Ed Stephan

Ed Stephan nsIn existographies, Ed Stephan (1939-2008) (CR:25) is an American sociologist noted, in sociological thermodynamics, for his 1977 to 1995 in attempt to formulate, with chemist George Gerhold and physicist Louis Barrett, a physics and chemistry based model of sociology and demographics.

Overview
In 1975, Stephen, on a one-page scratch paper, developed some type of logarithmic based “time-minimization explanation for the -2/3 size density slop” (Ѻ), for social populations; which was published in the Apr 1977 issue of Science. (Ѻ)

In 1977, Stephan began to make efforts to understand population distributions via physics, when after giving a talk about his research on size density to members of the science department of Western Washington University, the physics department chairman Louis Barrett began to discuss with him ideas on the physics behind the forces shaping populations, speculating on questions, such as: 'whether humans were fermions or bosons', later giving Stephan a copy of Arthur Beiser’s textbook Concepts of Modern Physics, to pursue the study further.

In 1980, Stephen and American chemist George Gerhold began to ponder how the Gibbs fundamental equation, of the form: [1]

 E = ST - pV + \mu N \,

where E is the energy, S the entropy, p the pressure, V the volume, μ the chemical potential, and N the number of particles of the system, applies to sociological systems of people. Some of the questions they speculated at include: [2]

Stephen social system (1995)
A depiction of Stephan social system (1995), drawn by Allan Parker; shown also with further annotation by Libb Thims (2013).
“What is the total time in a social system? At the level of particles, temperature is just velocity of movement. I sense an analogy between temperature in physical systems and the technology of transportation and communication in social systems. Modern societies are 'hotter'. Big cities (high interactance centers) are 'hot': People, commodities and ideas move around faster. 'Hot' regions subdivide territory more thoroughly than 'cool' ones.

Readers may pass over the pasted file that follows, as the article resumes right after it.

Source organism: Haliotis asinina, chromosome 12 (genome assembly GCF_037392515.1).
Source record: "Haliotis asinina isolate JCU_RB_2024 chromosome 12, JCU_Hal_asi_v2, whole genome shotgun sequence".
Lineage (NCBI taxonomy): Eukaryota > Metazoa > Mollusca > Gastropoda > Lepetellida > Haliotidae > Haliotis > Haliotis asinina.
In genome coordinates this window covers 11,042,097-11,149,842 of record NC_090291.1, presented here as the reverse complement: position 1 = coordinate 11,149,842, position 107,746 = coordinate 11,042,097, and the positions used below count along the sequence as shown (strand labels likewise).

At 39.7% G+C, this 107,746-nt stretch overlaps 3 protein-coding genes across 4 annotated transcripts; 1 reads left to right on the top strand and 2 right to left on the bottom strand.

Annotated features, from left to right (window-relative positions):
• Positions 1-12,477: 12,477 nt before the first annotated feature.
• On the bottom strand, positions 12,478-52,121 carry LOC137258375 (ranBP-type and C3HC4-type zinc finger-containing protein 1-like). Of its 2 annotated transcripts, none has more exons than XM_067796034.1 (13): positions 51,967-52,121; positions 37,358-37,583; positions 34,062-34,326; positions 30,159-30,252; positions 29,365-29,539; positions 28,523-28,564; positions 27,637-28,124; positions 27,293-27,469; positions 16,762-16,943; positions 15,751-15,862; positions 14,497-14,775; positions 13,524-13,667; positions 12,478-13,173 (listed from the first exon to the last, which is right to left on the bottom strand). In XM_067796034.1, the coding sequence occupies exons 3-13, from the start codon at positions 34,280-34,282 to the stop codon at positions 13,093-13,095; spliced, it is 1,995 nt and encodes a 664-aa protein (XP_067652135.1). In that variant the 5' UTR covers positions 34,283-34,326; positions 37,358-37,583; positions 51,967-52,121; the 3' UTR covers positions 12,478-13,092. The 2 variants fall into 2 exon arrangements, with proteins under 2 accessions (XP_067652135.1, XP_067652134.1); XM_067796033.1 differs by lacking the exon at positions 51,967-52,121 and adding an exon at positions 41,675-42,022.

And what is entropy — unpredictability? is that what we call freedom? What is the social equivalent of the product entropy-times-temperature? Freedom of movement? What do pressure and volume suggest, if anything?

Could the raw product kNT be given some sociological meaning? Do humans have something like chemical potential, some sort of (bonding) potential? Maybe the last two terms in could be combined into something with a meaning specific to sociology. Combining them into -N(1 + α), with N as a population — what would be the sociological significance of the factor -(1 + α)/β? Could the value for β computed above in the case of urban population distributions (β = 2v/xμ) have any application?”

In answer to some of these questions, he says that he didn't or doesn’t know.

Shown adjacent, is Stephen's "DRL logo" drawn by Allan Parker, original drawing (left) also shown with added annotation by Libb Thims (2013), the barrel seeming to represent the "boundary" of Stephen's conceptualized social system: defined by births (synthesis), deaths (analysis), in migrations, and out migrations. [4]

In 1995, Stephan penned an online book The Division of Territory in Society, wherein he outlined the results of his sociophysics and physiochemical sociology investigations.

The Division of Territory in SocietyPhysicochemical sociology (WWU)
Contents of Stephen's 2008 "research opus" online book The Division of Territory in Society, the result of a prolonged research project that began with the initiation of his sociology doctoral dissertation work in 1968 at the University of Oregon, supposedly on some type of “time minimization” theory. [2]
Education
Stephan completed a certain amount of undergraduate work in chemistry at the University of San Francisco, California from 1957 to 1959, before switching over to political science, completing his BA in that subject in 1965 at San Francisco State University. Stephan completed his PhD in sociology at the University of Oregon in 1970. [2] He joined Western Washington University, during the course of which becoming chair of the sociology department, retired from the sociology department there in 2001.

See also
Two cultures synergy

References
1. Desloge, Edward A. (1968). Thermal Physics (pg. 156). Holt, Rinehart and Winston.
2. Stephan, Ed. (1995). The Division of Territory in Society (ch. 14: Time, Probability, and Thermodynamics). EdStephan.org.
3. Ed Stephan – Curriculum Vitae.
4. (a) Photos – EdStephan.org.
(b) Thims, Libb. (2013). “Econoengineering and Economic Behavior: Particle, Atom, Molecule, or Agent Models?” (video, 1:33-min) (article, 40-pgs) (PowerPoint, 36-slides), Key speaker talk delivered at the University of Pitesti Econophysics and Sociophysics Workshop (UPESW) / Exploratory Domains of Econophysics News (EDEN V). University of Pitesti, Pitesti, Romania, Jun 29; in: Econophysics, Sociophysics, and other Multidisciplinary Sciences Journal (Ѻ) (pdf), 3(2):5-25.

External links
Stephan, Ed – WorldCat Identities.
Ed Stephan (1939-2008) – Obituary, Western Washington University.

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